Lindsay fingered one of the throwing knives she carried in her messenger bag and made no apologies. When they’d deplaned at John Wayne Airport, she’d met Adrian’s guards and had realized they weren’t human. They also weren’t inhuman or evil, because she would have felt it if they were—just as the clerk at the grocery store had caught her eye like a neon sign. To be safe, she’d grabbed her arsenal sack the moment her suitcase appeared on the luggage carousel.

She shrugged, deliberately affecting a nonchalance that mirrored his. “It calms me to have it in hand.”

She’d been slaying malevolent nonhuman . . . beings since she was sixteen and had long since stopped losing sleep over it. What was eating at her now was Adrian. That heinous thing in the grocery store had known him—had deferred to him—had shown fear when Adrian threatened him. While she, batshit crazy as she was, found herself feeling safer around Adrian than she had at any time since she was five years old.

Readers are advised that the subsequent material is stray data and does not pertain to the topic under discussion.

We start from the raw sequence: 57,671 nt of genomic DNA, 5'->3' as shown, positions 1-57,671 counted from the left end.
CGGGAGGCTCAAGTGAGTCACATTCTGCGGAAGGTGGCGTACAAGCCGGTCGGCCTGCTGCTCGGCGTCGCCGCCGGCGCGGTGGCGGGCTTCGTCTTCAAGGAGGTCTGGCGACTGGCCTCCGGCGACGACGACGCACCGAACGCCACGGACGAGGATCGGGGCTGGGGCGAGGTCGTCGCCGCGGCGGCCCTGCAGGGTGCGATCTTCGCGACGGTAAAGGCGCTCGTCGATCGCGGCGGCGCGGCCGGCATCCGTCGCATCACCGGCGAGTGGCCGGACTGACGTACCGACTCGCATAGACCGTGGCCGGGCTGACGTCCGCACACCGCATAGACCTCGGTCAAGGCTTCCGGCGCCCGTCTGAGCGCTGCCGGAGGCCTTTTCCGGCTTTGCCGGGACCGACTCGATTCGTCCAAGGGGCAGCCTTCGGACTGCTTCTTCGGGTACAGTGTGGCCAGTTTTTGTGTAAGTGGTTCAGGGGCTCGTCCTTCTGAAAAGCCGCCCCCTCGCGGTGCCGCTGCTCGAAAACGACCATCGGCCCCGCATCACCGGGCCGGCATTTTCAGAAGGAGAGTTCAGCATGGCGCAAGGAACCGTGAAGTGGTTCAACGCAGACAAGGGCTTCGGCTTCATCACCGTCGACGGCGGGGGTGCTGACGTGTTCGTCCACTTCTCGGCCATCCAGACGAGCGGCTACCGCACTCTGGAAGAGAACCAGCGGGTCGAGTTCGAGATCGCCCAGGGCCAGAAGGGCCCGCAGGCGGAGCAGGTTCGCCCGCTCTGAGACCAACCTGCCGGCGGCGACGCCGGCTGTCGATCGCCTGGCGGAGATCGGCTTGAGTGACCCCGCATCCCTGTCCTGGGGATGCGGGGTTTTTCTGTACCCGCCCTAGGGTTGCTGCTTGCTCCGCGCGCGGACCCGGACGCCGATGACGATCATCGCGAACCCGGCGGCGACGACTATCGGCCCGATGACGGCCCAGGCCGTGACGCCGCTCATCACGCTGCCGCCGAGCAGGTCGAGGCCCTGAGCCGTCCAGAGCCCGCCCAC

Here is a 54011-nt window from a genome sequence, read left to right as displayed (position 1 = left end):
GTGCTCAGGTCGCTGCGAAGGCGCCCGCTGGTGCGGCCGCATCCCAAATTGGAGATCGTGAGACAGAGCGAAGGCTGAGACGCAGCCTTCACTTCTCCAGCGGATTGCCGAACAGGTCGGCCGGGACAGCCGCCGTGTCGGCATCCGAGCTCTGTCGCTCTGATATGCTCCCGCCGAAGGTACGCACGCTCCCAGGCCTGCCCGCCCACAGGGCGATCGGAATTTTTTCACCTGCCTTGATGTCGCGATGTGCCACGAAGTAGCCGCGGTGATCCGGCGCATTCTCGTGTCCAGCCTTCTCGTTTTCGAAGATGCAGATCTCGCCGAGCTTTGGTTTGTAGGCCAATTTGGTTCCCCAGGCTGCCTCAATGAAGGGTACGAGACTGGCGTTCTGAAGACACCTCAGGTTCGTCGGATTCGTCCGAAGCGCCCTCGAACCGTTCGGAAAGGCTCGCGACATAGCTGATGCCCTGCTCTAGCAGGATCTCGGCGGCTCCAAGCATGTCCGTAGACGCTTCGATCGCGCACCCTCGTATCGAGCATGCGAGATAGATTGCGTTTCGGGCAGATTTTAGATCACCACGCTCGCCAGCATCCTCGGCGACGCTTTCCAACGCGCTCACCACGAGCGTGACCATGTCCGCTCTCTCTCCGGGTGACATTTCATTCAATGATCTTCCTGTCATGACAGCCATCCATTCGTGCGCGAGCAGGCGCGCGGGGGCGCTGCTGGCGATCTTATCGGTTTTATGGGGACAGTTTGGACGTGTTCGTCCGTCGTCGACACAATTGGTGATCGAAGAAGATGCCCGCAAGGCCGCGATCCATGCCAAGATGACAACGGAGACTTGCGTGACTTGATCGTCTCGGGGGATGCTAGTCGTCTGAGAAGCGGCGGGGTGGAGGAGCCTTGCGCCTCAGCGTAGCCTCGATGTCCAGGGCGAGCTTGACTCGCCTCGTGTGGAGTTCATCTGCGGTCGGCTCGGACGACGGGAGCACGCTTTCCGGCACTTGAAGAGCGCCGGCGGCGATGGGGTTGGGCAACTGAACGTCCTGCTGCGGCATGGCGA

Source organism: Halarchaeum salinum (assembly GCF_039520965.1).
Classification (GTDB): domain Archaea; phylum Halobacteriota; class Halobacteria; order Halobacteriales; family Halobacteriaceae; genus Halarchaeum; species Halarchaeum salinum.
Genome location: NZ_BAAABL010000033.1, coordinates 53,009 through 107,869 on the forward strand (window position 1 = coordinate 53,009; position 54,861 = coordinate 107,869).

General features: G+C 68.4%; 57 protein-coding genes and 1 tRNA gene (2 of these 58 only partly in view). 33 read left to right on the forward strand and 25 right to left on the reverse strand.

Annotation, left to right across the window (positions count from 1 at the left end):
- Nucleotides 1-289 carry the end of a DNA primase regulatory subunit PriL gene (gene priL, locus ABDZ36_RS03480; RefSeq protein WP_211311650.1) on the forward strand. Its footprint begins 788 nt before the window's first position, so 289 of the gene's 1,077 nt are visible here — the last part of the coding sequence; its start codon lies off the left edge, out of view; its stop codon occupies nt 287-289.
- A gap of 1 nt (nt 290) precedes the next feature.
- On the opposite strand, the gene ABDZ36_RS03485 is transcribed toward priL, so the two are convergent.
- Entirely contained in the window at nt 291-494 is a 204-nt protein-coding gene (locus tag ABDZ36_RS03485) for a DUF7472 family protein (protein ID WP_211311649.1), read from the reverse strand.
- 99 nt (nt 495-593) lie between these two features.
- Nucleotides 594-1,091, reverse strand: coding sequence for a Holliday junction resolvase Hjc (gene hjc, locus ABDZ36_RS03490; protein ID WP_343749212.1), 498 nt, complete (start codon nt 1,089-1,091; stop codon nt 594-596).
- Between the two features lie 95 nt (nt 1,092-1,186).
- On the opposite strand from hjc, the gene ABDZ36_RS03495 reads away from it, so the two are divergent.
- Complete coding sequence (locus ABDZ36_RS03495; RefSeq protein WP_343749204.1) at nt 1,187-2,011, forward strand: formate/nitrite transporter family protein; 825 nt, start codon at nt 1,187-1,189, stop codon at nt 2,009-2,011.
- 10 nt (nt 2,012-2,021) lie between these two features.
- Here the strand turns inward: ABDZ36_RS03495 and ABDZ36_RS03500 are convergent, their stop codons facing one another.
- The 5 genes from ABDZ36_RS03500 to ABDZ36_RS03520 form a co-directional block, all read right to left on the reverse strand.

God . . . She knew how to look away, how to wait for prime opportunities. She knew where Sam worked; she could have gone back at a better time and taken him down in privacy. Instead, she had exposed herself as completely as if she’d ripped off her clothes.

She had done it because she couldn’t not do it. She’d been too young to save her mother, but in the years since, she had sworn she would never stand by and watch another innocent die. The look in Sam’s eyes as he backed up was one she knew: he was spoiling for trouble. No way in hell could she let him leave in that frame of mind. She’d never stop wondering who ended up bearing the brunt of his humiliation and frustration, and whether she could have prevented the consequences.

“It calms you to carry a weapon,” Adrian repeated, studying her from his seat beside her. His sleek black Maybach purred up the side of a hill, following a winding road that left the city behind.

“What are you?” Her heart was beating too fast, forcing her to acknowledge how wound up she was. With rigid focus, she made her brain stop spinning around what she didn’t understand.